The main aims and objectives of this study are outlined as follows:

1) Understand what kind of markets drive a high demand for iced tea and the reasonsbehind them.

2) Recommend market coverage strategies and market entry strategies for Unilever andShin Shii respectively.

3) Recommend brand-positioning strategies for Lipton and Kai Shii and an alternativehot ready to drink tea beverage by Unilever.

Background: The Unilever Group is one of the world’s leading suppliers of fast-movingconsumer goods. Their Lipton brand is a leader in the US market, besides having asignificant global presence. They have also developed a ready to drink hot canned tea productunder the name of Brook Bond’s PG Tips (herein referred to as Brooke Bond). Shin Shii is asmall company based in Taiwan, and already successful with its oolong iced tea beveragesdrink in Taiwan. It now wants to target the Western markets.


1) The market for iced-teas has not undergone any permanent steep changes

either on the demand side or supply side, whether positive or negative.

2) However, it is a steadily growing market with a long way to go before saturation.

3) Lipton’s iced tea and Kai Shii’s oolong iced tea are fundamentally very close or similarand fall under the same product category.

4) ‘Western’ markets refer to the North American market.


The main reference (Kotler et al text, 2001) is slightly outdated, that may thusfail to include changes in the company’s profile or business portfolio. For example, Lipton’salliance with Pepsi may no longer exist. Also, relatively lesser information could be obtainedabout Shin Shii, as it is still a very obscure and less known company internationally.Theoretical Framework and Methodology: The analysis of this case study is based on the

marketing theories of:

  1. I) Strategic Planning with SWOT analysis
  2. II) Marketing Planning

Both theories are described in the marketing textbook by Kotler et al and each contain severalother components that would be defined and discussed. Some additional research was alsocarried out, especially pertaining to demand forecasting. Non-numerical data was largelysufficient to support or be used for recommending marketing strategies except when marketshare had to be discussed.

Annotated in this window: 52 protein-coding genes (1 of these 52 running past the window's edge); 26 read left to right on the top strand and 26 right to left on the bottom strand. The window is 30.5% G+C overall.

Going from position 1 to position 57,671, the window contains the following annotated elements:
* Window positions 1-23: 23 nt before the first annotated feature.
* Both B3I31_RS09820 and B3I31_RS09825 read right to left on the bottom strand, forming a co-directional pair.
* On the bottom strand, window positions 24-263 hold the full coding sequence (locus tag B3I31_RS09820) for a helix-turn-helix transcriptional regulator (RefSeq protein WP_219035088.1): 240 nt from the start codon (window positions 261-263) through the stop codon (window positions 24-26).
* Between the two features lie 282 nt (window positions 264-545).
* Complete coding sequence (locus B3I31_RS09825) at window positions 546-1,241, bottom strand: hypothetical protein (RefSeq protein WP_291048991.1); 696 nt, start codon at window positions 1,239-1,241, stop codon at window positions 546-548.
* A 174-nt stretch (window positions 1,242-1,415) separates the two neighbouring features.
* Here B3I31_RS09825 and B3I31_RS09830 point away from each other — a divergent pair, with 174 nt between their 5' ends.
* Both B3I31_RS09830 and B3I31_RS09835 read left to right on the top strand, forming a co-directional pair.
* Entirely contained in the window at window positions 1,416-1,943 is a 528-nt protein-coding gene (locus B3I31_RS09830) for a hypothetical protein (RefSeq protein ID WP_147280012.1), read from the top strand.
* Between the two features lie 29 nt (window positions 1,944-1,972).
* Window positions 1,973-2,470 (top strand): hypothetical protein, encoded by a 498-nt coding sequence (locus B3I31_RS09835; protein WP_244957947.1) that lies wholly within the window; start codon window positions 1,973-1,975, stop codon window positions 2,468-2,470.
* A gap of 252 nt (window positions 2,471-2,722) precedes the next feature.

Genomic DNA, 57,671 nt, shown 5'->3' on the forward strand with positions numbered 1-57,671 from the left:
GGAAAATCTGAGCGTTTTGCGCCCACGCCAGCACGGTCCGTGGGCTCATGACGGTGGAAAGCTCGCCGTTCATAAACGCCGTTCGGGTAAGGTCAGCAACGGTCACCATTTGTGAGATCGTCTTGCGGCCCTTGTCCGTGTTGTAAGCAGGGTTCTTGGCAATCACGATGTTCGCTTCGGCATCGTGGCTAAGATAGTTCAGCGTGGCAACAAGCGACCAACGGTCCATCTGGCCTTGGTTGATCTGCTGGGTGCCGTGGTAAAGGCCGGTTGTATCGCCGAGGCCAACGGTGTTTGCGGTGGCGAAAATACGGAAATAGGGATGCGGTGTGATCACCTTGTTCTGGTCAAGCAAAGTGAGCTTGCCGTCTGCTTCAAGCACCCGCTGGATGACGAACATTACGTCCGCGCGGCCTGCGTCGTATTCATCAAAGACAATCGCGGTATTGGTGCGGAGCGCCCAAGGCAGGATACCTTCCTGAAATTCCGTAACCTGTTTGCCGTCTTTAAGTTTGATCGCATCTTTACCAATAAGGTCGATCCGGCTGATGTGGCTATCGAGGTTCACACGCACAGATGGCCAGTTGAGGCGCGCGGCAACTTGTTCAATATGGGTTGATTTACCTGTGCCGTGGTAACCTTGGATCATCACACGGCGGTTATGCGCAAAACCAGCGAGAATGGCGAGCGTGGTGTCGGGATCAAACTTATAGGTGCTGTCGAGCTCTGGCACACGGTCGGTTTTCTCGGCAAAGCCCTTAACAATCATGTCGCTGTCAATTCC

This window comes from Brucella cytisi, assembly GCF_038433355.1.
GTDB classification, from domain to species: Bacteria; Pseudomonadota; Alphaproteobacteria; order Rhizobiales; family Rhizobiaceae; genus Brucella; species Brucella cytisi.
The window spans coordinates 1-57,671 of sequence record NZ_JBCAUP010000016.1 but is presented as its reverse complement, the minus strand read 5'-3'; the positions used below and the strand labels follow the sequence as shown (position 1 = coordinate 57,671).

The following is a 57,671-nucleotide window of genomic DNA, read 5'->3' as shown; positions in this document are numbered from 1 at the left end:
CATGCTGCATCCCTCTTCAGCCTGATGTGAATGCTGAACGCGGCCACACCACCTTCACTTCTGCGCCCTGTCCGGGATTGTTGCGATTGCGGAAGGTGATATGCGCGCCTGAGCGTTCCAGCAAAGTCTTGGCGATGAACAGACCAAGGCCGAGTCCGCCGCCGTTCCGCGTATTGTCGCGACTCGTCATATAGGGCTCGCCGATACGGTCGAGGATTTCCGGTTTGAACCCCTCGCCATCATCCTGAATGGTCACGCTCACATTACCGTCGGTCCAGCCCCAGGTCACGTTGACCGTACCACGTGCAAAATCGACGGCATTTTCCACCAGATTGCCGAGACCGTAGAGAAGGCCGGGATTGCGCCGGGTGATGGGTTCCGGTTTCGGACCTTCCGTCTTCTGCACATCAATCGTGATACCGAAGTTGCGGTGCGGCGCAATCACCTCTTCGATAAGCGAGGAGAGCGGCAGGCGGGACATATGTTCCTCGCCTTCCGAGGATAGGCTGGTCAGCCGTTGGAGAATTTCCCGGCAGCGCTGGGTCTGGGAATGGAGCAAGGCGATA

Report structure:

The report began with an executive summary and a brief introduction. Itwill be followed by an analysis and interpretation of the case and a short conclusion. It willend with a set of recommendations, links for further study, references and an appendix.


Strategic Planning: The fast moving consumer goods (FMCG) market is highly volatile andtrends in market demand or supply oscillate frequently. In such circumstances, companiesentering this market must be clear of their objectives and purpose to ensure sustainability. Forexample, Unilever wants to “meet everyday needs of people everywhere…and to respondcreatively and competitively with branded products and services which raise the quality oflife.” Once these are laid out, it is essential to do a SWOT (strengths, weaknesses,opportunities and threats) analysis for the company before attempting to plan marketingstrategies and evaluating in detail factors such as brand positioning.


Marketing Planning: The first step in marketing planning is to determine what kind of factorsor bases are to be used to segment the market. Segmentation includes dividing buyers intodistinct groups, each with different needs, characteristics or behaviour, who might requireseparate products or marketing mixes. The iced-tea market also has several groups orsegments where consumers perceive or buy a product in a similar way in each of thesesegments. Their bases can be classified as follows:

  1. I) Behavioural- consumers seeking convenient and hassle free refreshments.
  2. II) Demographic- age groups.

III) Geographic- urban centres, city suburbs, villages and towns or all mentioned.